Ask the Expert: A Q&A series with AdTech and data intelligence experts

In our ongoing ‘Ask the Expert’ Q&A series, we bring you insights from industry leaders who explore topics that are central to modern marketers. In today’s data-driven landscape, gaining a competitive edge often boils down to understanding consumer behaviour and making informed decisions. One valuable resource that has been gaining prominence is mobility data.

In this Q&A interview, Debbie Oates, Director of Customer Engagement at Experian Marketing Services is joined by Isabelle Hease, CEO at the UK’s leading geolocation data platform, Visitor Insights. Together, they guide us through an engaging discussion on how mobility data can be strategically employed to drive better business and marketing strategies.

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Introducing mobility data and insights

Imagine having access to dynamic insights into human behaviour and how people interact with places and spaces. Mobility data provides just that. It involves gathering GPS signals emitted by personal handheld devices, primarily mobile phones, which triangulate the device’s location. These location coordinates, along with timestamps, offer a detailed picture of human movement across specific regions, such as the UK.

The power of mobility data lies in the ability to extract insights about where people go, what they prefer, their social interactions, weekend activities, evening outings, and even work locations. All this information can be harnessed to make critical commercial decisions and shape effective marketing strategies.

Privacy concerns addressed

One of the most critical aspects of handling mobility data is ensuring privacy. Isabelle emphasises that maintaining device anonymity is their top priority. The focus is not on tracking individual actions but on identifying trends and patterns that can help businesses make informed decisions. Additionally, all the data collected is entirely consent-based via mobile apps, adhering to GDPR anonymity standards.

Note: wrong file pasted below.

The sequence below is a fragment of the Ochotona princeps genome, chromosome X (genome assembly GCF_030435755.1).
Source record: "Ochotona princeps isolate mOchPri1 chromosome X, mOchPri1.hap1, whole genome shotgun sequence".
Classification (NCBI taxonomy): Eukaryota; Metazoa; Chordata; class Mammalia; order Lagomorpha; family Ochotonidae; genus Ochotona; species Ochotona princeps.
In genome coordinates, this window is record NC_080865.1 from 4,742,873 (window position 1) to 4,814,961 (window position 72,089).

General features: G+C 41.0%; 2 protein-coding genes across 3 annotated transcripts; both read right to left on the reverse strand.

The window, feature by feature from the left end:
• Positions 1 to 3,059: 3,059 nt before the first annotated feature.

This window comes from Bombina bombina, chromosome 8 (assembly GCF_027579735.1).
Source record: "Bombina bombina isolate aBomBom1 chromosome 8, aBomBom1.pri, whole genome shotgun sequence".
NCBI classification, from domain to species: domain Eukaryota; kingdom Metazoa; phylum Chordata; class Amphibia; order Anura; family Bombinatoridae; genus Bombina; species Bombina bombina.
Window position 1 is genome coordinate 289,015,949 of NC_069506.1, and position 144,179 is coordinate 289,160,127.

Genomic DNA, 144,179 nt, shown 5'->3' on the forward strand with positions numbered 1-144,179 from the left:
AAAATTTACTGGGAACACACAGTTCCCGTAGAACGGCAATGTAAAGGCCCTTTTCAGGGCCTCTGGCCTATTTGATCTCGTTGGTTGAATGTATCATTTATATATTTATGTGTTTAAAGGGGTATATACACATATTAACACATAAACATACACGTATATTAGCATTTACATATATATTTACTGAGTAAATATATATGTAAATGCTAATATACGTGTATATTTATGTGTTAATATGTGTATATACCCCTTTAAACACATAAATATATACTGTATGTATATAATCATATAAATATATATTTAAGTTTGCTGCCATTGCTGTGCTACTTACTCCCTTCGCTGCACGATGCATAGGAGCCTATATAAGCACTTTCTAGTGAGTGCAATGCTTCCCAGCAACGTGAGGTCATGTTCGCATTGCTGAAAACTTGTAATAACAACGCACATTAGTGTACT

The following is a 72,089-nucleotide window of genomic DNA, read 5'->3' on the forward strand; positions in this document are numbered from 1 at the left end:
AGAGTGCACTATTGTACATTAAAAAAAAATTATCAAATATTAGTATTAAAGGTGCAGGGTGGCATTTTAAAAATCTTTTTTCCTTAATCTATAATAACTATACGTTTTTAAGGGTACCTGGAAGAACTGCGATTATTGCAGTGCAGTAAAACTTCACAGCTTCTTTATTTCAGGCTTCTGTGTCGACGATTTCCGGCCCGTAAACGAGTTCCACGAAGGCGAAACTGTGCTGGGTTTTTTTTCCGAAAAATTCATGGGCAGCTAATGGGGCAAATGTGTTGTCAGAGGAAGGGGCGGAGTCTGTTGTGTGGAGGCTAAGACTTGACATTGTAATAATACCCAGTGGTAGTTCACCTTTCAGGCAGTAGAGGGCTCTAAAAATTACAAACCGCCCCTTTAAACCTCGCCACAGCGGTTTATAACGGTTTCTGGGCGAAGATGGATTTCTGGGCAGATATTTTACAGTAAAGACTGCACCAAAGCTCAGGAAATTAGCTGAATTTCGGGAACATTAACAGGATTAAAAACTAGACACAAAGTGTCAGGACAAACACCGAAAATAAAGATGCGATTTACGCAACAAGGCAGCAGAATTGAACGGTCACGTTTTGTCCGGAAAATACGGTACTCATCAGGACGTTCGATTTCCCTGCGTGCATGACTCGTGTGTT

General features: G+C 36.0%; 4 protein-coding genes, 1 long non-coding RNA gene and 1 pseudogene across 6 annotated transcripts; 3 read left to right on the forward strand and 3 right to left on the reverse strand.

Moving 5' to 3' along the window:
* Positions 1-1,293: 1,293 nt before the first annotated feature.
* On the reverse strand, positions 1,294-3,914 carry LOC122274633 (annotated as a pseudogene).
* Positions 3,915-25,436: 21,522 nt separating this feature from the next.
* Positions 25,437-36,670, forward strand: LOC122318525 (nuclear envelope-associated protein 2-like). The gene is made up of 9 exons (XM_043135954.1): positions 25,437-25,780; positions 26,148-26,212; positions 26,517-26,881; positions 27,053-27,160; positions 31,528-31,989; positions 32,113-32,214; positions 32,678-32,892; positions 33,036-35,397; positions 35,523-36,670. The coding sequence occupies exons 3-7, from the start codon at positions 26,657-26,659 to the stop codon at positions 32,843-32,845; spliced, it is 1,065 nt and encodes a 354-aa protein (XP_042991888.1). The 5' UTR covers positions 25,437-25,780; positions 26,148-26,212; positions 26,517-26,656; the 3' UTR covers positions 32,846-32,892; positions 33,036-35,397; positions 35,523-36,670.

Changing consumer behaviours

The COVID-19 pandemic dramatically altered the way people interacted with their local areas and businesses. It accelerated existing trends and introduced new ones. Isabelle points out some significant shifts, such as the rise in remote work, increased local tourism, and changing patterns of consumer behaviours.

Adapting to new realities

Businesses that want to thrive in this evolving landscape must adapt to these changes. Isabelle highlights that understanding these shifts requires both macro and micro-level insights. Mobility data provides quick access to macro-level insights, allowing businesses to benchmark locations against each other. However, understanding granular performance at a localised level is equally crucial.

Examples of mobility data in action

Isabelle shares examples of how Visitor Insights helps clients navigate changing visitor profiles. The trend of remote work led to a decline in city centre visitors, affecting businesses catering to professionals. However, this shift created opportunities in local communities as visitors spent more time in their neighbourhoods. Understanding where these visitors spend time is essential for businesses to adapt and capture spending.

Another interesting observation was the emergence of younger populations and families spending more time in city centres. This change in visitor demographics requires businesses to pivot their strategies accordingly. It highlights the importance of continually monitoring and adapting to changing trends.

More than footfall data – Combining demographics with mobility data

Isabelle highlights the difference between footfall data to mobility data as the latter deliver information on movement patterns over time as well as dwell times. Additionally, to gain a comprehensive understanding of existing and potential customers, combining demographic data with mobility data is key. Demographics provide insights into who the visitors are, allowing businesses to tailor their strategies effectively. Businesses can optimise their physical locations and marketing efforts further.

Using mobility data for marketing

Beyond occupancy and location planning, mobility data can play a pivotal role in marketing. Businesses can use this data to plan marketing campaigns and measure their impact effectively. By targeting specific geographies and understanding how different demographics interact with advertising efforts, companies can refine their marketing strategies.

3 tips for businesses exploring mobility data

Isabelle offered valuable advice for businesses considering the adoption of mobility data:

  1. Granularity of data: Seek data that provides detailed insights into visitor behaviour at different times of the day and week. The ability to disaggregate data is crucial for making effective decisions.
  2. Privacy compliance: Ensure that data collection is consent-based and adheres to privacy regulations like GDPR.